Dive Right In: How to Choose the Right Scuba Diving Fins

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Dive Right In: How to Choose the Right Scuba Diving Fins

Before you embark on your first big underwater adventure, it all starts with finding the right gear. Sure, you could rent it at the local dive shop. But there are some benefits to owning your own equipment: you don’t have to worry about unclean items or unhygienic rentals, you get gear that’s perfect for your dive style, and you get to know your equipment over time so you can always depend on it to respond or react reliably.

 

Scuba fins are some of the most important aspects of your scuba uniform, so choosing the right type can be a lot of pressure. Luckily, we’ve done the research for you. Ready to purchase your first pair of scuba fins? Here’s all you need to know.

 

Paddle Fins

Paddle fins are a traditional blade with a standard shape and stiff construction. The upside? They provide plenty of power and propulsion. They’re particularly a great choice for dive sites that have the potential of developing difficult conditions or strong currents. In challenging waters, paddle fins will give you more force for better navigation.

 

Split Fins

Split fins are a relatively recent invention, they’re just as popular as traditional paddle fins. The split in the center of the blade provides minimal resistance and optimal flexibility. The split fins’ easy use makes them an ideal choice for divers with weak joints in their feet or back problems, and many divers have found that they conserve air supply when using split fins because of the minimal energy expenditure. The main downside is the minimal provision of power, but for simple recreational diving in calm waters, split fins are a great choice.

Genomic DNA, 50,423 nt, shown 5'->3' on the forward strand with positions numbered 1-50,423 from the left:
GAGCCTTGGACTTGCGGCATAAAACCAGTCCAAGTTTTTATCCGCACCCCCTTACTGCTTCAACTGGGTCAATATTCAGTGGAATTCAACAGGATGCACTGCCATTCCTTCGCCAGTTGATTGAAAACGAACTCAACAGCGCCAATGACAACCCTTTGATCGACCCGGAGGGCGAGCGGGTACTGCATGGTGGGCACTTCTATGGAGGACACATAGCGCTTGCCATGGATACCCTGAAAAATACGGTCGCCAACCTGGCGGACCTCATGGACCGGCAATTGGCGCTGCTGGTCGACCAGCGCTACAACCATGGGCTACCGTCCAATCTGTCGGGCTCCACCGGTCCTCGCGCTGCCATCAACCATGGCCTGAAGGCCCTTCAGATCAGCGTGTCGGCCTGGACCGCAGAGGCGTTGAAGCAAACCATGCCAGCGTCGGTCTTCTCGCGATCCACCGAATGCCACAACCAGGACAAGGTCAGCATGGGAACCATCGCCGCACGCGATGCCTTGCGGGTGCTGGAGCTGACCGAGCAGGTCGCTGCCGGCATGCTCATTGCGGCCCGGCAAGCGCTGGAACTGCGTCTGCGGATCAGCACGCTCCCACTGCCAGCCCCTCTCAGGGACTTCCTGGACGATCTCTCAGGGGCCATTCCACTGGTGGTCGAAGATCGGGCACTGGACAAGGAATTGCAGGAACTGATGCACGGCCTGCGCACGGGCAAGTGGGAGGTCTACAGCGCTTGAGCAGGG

Channel / Jet Fins

Channel fins, also referred to as jet fins for the jet stream of water that they propel from the fin, don a heavier style that is not ideal for recreational use or novice divers. Their heavier construction helps maintain balance, so they’re great for teaching and rescues. Many professional divers prefer the jet style for this reason, but beginners and travelers should veer away from the heavy style.

  

Full Foot Pocket vs. Open Fin

While the blade is clearly an important feature of your fins to consider, there’s one more characteristic that you should take into account before you make your purchase. Fins come with two different types of foot pockets — a full foot pocket or an open, strapped style. Full foot pockets create less drag because they form to your foot and don’t have a bulky strap, but the necessity to find the perfect fit can make it difficult to find the right size. They’re also made for wearing with bare feet, so you don’t have the option of wearing socks or booties to give your toes extra warmth or protection.

 

Open fins come with an adjustable strap, so they’re easy to share and provide room for booties if you feel you need them. Whether you choose an open fin or one with a full foot pocket depends on the type of diving you’re doing and the needs you’re trying to meet.

 

Choosing scuba diving fins can be extremely daunting in combination with the nerves of your first dive. But rest assured, fins are manufactured with divers in mind. By choosing a design that provides support for your dive style and prepares you for kicking in the right conditions, you’ll be ready to dive right in.

 

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  • Watersports Staff
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